Practice Economics

Hospital Medicine Group Leaders Need Not Work Clinical Shifts to Achieve Respect


 

Hospitalist Group Leaders Need Not Work Clinical Shifts to Achieve Respect

The “Survey Insights” article by Dr. Rachel Lovins (“Physician Practice Leaders,” November 2013) makes excellent points about the importance of leadership in hospital medicine groups but perpetuates a fallacy that undercuts the effectiveness of physician leaders. Dr. Lovins states that hospitalist leaders need to work as clinical hospitalists to achieve respect. Consider the example of professional sports, where athletes are highly skilled and earn more than doctors, but the concept of a player/coach has essentially disappeared. The difference is that athletes understand that they are playing on a team that needs a cohesive vision to succeed. They value the insights of a coach who can watch their performance from the sidelines and help them improve, even though that person’s own playing skills may have been undistinguished.

The demand by physicians that their leaders be active clinicians is really a way to ensure that those individuals are unable to secure the time and perspective needed to become effective coaches, and it encroaches upon the autonomy of the individuals.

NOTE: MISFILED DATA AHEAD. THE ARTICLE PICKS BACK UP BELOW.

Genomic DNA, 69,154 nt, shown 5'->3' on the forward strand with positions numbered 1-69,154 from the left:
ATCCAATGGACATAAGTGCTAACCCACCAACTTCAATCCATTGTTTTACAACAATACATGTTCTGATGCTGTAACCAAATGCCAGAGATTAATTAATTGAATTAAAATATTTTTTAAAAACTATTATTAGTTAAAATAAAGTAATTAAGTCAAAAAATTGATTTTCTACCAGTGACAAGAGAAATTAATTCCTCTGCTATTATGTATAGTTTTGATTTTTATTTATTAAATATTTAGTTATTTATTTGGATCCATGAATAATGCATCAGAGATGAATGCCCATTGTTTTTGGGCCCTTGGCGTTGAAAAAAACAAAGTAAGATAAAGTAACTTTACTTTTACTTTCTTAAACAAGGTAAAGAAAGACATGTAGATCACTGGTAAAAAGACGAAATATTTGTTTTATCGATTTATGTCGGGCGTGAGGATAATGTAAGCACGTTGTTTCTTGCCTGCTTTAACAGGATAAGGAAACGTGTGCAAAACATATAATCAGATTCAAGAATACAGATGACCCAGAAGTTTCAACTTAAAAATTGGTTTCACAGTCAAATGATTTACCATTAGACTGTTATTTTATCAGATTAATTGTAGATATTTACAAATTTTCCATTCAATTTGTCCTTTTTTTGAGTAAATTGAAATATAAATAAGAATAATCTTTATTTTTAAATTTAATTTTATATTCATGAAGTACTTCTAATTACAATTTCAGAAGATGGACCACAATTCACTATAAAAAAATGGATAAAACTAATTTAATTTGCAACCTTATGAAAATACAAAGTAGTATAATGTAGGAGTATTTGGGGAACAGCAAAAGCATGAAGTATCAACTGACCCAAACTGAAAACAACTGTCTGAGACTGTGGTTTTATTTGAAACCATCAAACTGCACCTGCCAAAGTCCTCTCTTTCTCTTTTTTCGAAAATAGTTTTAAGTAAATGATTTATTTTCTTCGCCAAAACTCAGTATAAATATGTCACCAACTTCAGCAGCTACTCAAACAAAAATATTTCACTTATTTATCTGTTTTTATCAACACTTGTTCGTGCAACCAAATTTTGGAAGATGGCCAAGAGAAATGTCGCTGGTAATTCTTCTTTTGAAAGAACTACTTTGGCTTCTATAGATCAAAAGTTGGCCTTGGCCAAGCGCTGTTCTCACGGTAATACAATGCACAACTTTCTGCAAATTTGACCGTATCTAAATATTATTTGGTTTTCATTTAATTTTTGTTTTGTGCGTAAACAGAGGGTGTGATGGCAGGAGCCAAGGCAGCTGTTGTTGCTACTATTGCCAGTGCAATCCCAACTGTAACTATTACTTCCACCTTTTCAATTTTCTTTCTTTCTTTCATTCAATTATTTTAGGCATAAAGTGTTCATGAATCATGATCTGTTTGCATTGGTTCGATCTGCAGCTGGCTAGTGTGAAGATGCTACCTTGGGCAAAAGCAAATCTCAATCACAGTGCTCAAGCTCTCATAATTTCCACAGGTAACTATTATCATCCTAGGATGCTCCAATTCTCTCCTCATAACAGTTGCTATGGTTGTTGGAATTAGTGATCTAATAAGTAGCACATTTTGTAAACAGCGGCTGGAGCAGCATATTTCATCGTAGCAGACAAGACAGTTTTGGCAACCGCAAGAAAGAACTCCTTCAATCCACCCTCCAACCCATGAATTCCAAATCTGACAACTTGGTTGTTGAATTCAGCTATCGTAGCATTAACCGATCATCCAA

Dr. Lovins states that hospitalist leaders need to experience firsthand the frustrations of hospital practice. Would it not be better to replace anecdotal evidence with systematic communication and analysis of experiences from the entire group? The demand by physicians that their leaders be active clinicians is really a way to ensure that those individuals are unable to secure the time and perspective needed to become effective coaches, and it encroaches upon the autonomy of the individuals.

HM cannot achieve its potential until it develops leaders who can move beyond the level of chief resident and engage meaningfully with the concerns of senior hospital leaders to drive the performance of their teams. Hospitalists must understand that they are part of an organization that will be led by persons with different skill sets than those required to diagnose and treat disease.

Richard Rohr, MD, SFHM, team leader, United Health Group, Broomall, Pa.

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